I was 24 when I met a guy while I was on holiday. Graham and I dated for the month I was there. He lived in the town, worked as a director in a local company, and knew almost everyone—he was a real extrovert, cheerful and energetic.

Graham and a long-term girlfriend had recently broken up and, although sad, he felt it was for the best. However, they had signed up for a couple of dances at an upcoming ballroom dancing competition. It was an informal event, open to anyone, and he loved dancing. He felt he had to bow out—that is, until he met me. He asked if I’d be his partner in the foxtrot and cha cha cha.

Well, I was not a dancer, unless you’re talking pop-of-the-pops glam rock disco dancing (this was the late 70s). I told him this, but Graham was one of those guys who could sell coals in Newcastle, so to speak. He talked me into entering the competition with him (I must have been completely mad).

“I’ll teach you,” he said. “We can spend a few afternoons going over the moves. And don’t forget, I’ll be leading, and can guide you on the floor.”

He did teach the moves, but I knew I was clumsy. I needed months to be any good at it. I wanted to back out. Graham pleaded. He’d already paid the entry fee and really wanted to dance in the contest, and with me, so I gritted my teeth and wore a classy purple dress for the event. We sat at a table with a few of his friends and I made sure they all knew I was a novice. As I said, he lived in the town. Anyone who walked by our table stopped to chat to him and be introduced.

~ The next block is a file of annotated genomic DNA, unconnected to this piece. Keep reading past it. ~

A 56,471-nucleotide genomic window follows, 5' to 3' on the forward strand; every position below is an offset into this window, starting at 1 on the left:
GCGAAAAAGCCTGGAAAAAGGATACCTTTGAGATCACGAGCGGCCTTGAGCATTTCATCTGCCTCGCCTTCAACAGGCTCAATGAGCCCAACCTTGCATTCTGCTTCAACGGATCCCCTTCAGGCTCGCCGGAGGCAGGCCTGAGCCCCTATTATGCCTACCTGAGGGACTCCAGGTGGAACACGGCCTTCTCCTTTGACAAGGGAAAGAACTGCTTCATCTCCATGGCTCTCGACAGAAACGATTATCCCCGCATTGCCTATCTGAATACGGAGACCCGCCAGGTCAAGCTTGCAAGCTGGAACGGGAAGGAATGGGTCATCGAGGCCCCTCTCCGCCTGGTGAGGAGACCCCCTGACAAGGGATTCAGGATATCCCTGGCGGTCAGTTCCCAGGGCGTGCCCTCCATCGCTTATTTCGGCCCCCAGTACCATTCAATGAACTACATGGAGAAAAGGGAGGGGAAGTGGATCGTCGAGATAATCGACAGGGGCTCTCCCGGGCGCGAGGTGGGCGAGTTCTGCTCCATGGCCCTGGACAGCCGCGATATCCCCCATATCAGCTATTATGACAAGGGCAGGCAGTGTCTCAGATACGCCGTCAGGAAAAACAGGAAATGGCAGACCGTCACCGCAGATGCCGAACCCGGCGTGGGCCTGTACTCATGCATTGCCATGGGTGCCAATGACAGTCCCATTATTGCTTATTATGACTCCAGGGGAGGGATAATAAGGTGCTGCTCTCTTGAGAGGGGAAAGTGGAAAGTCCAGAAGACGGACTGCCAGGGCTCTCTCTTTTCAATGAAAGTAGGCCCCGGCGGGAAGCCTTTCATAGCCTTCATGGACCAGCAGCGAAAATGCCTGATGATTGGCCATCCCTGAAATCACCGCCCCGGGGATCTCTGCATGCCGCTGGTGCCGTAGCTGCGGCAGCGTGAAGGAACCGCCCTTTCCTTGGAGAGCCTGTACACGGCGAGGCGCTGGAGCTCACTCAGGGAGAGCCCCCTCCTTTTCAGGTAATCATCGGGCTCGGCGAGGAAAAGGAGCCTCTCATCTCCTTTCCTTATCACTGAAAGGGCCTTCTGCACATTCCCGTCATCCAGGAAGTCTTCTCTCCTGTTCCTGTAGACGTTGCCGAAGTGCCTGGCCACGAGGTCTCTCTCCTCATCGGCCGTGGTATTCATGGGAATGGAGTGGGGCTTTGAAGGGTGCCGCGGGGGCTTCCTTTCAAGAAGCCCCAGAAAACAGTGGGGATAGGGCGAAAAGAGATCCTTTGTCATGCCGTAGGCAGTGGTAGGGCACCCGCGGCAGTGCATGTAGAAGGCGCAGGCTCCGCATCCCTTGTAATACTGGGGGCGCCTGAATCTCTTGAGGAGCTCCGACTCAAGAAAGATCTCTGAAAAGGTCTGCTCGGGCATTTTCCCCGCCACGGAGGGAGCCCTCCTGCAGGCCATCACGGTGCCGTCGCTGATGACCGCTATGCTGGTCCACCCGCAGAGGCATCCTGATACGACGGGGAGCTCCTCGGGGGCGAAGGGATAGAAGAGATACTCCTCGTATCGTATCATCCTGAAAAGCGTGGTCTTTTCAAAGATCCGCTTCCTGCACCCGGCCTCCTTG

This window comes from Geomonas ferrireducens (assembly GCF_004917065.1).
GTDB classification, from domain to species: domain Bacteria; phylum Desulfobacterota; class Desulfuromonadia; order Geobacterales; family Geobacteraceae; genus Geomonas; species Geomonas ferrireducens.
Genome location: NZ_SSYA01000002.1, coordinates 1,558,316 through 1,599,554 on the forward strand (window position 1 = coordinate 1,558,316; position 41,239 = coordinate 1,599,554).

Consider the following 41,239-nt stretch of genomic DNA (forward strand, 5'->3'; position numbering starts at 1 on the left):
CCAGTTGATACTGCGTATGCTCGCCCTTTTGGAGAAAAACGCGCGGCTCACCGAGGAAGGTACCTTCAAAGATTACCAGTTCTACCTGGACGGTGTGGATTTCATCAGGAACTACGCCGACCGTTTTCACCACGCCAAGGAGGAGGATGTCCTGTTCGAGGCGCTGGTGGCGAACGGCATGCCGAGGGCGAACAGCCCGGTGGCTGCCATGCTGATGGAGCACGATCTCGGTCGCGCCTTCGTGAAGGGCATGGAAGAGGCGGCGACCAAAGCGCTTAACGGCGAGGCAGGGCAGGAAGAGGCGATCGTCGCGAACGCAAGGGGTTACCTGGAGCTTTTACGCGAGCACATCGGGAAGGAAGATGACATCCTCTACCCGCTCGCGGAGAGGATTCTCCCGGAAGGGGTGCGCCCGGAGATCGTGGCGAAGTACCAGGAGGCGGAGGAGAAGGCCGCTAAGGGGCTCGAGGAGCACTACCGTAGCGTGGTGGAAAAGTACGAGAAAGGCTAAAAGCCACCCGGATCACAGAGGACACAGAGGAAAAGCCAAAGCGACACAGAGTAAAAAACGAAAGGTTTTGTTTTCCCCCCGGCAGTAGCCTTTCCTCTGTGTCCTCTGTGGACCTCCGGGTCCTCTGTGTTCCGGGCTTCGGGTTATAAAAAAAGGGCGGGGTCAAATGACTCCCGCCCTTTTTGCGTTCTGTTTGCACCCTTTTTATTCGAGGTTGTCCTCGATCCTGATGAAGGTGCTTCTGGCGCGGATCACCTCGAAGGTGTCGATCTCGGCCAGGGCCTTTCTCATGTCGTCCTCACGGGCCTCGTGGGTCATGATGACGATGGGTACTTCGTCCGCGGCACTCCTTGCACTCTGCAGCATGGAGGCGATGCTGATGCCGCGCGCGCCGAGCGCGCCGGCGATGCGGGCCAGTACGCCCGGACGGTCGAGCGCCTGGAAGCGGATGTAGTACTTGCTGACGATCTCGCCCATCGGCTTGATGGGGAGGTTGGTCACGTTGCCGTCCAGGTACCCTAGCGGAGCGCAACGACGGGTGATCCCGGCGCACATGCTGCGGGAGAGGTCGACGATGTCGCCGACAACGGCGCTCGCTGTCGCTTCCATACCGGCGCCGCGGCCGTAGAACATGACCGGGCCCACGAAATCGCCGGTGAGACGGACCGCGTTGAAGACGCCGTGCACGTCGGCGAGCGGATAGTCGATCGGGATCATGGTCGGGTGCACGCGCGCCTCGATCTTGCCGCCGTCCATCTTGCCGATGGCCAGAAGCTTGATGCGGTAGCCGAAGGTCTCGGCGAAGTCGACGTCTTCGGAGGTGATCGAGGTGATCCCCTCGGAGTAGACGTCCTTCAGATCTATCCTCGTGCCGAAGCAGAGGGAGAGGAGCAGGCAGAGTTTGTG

An hour into the evening, up we got for our dances, along with a few others. I can’t remember being so scared, with all those people watching us competing on the dance floor. I pretty much froze. Thankfully, Graham skillfully twirled and pushed me in all the right directions until it was over and we were sat back at the table. I smiled apologetically, and joked to the others that I was hopeless.

The men didn’t say anything. But the women tore me to pieces: “Yeah, you were pathetic.” “Oh, you really let him down.” “He may as well have been dancing with a mannequin.”

Even women at nearby tables joined in the jeering. I felt myself crumple.

Graham was furious with them. In a loud and stern voice, he said: “Well, at least she tried. Very brave, when it was her first ever time. She did this for me!”

With that, he gently took my arm and we left. Outside, he thanked me and apologized profusely for his neighbours. Walking back to his car, he told me he had never seen this side of these people: the women being so sarcastic, their husbands and boyfriends not saying a thing to stop them.

“I’ll always see them differently after this,” he said. “And one of those women’s names has been put forward for promotion. I’m going to make sure she never gets a management position in the company. Someone as rude as her would just be a bully boss.”

So, think about that. When a group of people demeans someone, they’re really showing themselves up. And sometimes that’s noticed. Sometimes it ruins their supposedly good characters. Not yours. Theirs!

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